SAN FRANCISCO (Reuters) - About 6 percent of U.S. adults plan to buy Apple Inc's AAPL.O smartwatch according to a Reuters/Ipsos poll, with men twice as likely as women to purchase Apple boss Tim Cook's first new major product.
The poll showed the watch, marketed by Apple as a high-fashion item as well as a new frontier in technology, appealed to fewer than 4 percent of women compared with 9 percent of men.
Ipsos polled 1,829 U.S. adults online between April 8 and 14 about the watch, which opened for preorders last week. The poll had a credibility interval of plus or minus 2.6 percentage points.
If calculated based on 2014 U.S. Census projections, and excluding younger teens, this could mean potential sales of about 15 million watches, if those who said they intended to buy follow through with an actual purchase.
Wall Street estimates had varied widely between 10 million and 32 million worldwide sales in 2015. Van Baker, an analyst at tech research firm Gartner, said the Reuters poll results indicated a “pretty high percentage” was interested in buying.
“It should serve Apple well if they can even get close to that,” he said.
As far as overall interest in the watch as opposed to intending to buy it, the poll showed that 18 percent of respondents were “very” or “somewhat” interested versus 76 percent who showed no interest.
Highest interest at 34 percent was among men aged 18 to 28, the same age and gender bracket that gave the watch the highest “cool factor” at 53 percent, compared with an overall 42 percent.
People around the world flocked to Apple stores on April 10 to try on the watches, which go on sale officially on April 24, and online orders quickly outstripped supply, with most customers facing at least a month’s wait.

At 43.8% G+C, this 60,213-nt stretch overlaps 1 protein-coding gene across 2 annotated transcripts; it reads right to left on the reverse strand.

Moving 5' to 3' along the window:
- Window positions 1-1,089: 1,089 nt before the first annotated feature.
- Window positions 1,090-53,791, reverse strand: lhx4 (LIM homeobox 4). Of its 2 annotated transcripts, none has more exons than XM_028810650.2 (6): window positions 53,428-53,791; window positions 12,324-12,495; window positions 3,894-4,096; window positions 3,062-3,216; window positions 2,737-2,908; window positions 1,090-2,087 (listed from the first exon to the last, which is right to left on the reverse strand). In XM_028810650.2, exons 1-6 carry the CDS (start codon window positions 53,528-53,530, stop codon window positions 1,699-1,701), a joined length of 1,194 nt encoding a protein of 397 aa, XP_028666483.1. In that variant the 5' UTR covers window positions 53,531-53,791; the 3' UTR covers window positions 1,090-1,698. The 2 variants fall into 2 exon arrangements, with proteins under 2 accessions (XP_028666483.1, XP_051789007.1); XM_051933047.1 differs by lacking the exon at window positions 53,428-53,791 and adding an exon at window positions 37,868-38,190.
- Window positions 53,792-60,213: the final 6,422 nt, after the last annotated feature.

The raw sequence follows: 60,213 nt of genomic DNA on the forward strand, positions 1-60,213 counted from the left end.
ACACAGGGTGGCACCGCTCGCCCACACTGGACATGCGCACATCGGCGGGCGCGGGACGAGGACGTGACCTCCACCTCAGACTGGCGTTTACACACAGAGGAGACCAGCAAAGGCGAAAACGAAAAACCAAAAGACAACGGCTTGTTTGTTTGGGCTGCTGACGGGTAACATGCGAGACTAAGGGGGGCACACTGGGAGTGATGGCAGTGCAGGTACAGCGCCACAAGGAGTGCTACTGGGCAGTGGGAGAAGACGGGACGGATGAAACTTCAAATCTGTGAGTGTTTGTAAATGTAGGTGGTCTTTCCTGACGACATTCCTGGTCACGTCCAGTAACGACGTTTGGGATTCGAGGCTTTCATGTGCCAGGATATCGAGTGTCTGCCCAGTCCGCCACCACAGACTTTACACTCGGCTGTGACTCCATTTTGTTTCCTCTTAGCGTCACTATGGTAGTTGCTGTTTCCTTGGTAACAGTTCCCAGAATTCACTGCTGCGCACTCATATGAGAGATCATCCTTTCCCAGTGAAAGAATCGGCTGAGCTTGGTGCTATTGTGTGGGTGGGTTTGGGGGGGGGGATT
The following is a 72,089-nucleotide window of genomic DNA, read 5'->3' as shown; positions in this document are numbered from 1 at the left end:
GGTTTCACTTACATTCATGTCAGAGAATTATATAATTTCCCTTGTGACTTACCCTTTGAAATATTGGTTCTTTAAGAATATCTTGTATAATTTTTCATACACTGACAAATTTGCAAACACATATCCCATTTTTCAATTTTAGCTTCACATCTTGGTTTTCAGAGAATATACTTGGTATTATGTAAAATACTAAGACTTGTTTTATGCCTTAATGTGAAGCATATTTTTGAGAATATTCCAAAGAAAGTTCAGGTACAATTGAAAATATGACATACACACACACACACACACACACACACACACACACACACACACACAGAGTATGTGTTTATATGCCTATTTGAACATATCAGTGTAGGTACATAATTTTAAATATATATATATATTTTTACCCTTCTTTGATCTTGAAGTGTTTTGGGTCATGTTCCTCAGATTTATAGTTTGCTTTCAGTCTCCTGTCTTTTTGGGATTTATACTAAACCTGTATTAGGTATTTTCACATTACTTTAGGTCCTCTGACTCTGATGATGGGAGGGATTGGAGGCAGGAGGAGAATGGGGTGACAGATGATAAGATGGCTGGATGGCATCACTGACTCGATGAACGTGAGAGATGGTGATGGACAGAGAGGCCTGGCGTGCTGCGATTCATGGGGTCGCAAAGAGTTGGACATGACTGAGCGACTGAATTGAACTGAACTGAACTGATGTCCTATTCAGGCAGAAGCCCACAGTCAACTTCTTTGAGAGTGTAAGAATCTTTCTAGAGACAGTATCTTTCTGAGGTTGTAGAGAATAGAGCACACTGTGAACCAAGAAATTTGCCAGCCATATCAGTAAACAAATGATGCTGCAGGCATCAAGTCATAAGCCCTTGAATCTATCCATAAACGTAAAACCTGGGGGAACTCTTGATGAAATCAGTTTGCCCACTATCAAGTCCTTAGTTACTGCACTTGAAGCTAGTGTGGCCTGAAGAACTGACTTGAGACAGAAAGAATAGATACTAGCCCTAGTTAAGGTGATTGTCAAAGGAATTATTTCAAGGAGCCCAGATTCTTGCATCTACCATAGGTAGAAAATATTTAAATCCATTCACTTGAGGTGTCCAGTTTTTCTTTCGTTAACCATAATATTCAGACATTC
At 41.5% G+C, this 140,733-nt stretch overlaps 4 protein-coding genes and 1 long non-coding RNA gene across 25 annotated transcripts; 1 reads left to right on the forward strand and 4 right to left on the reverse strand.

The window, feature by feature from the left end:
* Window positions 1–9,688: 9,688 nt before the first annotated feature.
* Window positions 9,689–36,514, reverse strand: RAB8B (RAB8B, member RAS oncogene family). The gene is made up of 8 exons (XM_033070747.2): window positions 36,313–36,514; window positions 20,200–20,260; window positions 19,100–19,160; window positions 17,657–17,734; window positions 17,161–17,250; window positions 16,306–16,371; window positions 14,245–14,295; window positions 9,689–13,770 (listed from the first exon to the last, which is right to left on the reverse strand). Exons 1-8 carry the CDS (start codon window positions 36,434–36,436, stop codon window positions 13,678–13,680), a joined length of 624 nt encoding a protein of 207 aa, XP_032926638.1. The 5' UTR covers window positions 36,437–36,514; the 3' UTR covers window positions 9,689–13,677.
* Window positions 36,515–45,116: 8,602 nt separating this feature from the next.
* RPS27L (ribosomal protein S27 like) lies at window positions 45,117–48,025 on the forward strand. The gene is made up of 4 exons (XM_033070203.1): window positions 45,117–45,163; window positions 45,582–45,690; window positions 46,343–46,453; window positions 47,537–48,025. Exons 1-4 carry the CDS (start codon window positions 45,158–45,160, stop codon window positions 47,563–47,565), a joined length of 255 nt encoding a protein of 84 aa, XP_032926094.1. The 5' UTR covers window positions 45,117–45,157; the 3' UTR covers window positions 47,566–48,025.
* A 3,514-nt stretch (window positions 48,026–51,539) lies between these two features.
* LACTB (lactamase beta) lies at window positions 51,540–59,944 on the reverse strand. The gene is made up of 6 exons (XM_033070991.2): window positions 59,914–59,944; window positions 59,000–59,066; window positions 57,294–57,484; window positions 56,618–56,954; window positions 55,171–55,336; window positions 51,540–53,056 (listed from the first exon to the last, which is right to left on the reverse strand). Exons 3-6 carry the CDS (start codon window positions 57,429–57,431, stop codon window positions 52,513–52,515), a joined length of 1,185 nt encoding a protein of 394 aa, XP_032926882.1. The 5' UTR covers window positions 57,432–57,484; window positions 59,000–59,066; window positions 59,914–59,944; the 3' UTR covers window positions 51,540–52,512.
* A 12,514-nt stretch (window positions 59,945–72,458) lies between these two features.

“I already have the iPhone, the iPad, pretty much everything that Apple offers,” said poll respondent Sefu Grady, a 37-year- old counsellor living in Clinton, Mississippi.
He said he was buying a basic Sport model for himself and a mid-range one for his wife for Mother’s Day.
Apple has not yet said how many watches have been ordered, but CEO Cook described sales as “great.” Shopping data firm Slice Intelligence and brokerage Cowen and Co estimated preorders on the first day at about 1 million in the United States.
Samsung Electronics 005930.KS, Sony Corp 6758.T and LG Electronics 066570.KS have all released their own smartwatches, many of them powered by software developed by Internet company Google Inc GOOGL.O.
None have given sales figures but independent researcher Smartwatch Group estimates that 6.8 million smartwatches were sold worldwide last year, led by Samsung with about 1.2 million units.
The Apple Watch, priced from $349 for a basic Sport model to a $17,000 gold timepiece, lets users check email, listen to music and make phone calls when paired with an iPhone. Reviews have generally praised its style but criticized battery life and slow-loading apps.
According to the poll, adults aged between 30 and 39 were the most likely buyers, with 13 percent saying they planed to buy an Apple Watch, followed by 10 percent of 18-to-29-year-olds.
Just under a third of respondents said they already own an iPhone.
Not surprisingly, iPhone owners are more likely to spend money on the new Apple gadget, with about 15 percent saying they planed to buy.
Among those polled who do not own an iPhone, 8 percent said they would consider switching to an iPhone in order to purchase an Apple Watch.
Baker at Gartner said many potential buyers will end up holding off until the second version of the watch, likely to appear next year.
“We may see a high level of interest. Apple will sell a few million fairly quickly, but then things might flatten out a little,” he said.
Editing by Dina Kyriakidou and Matthew Lewis
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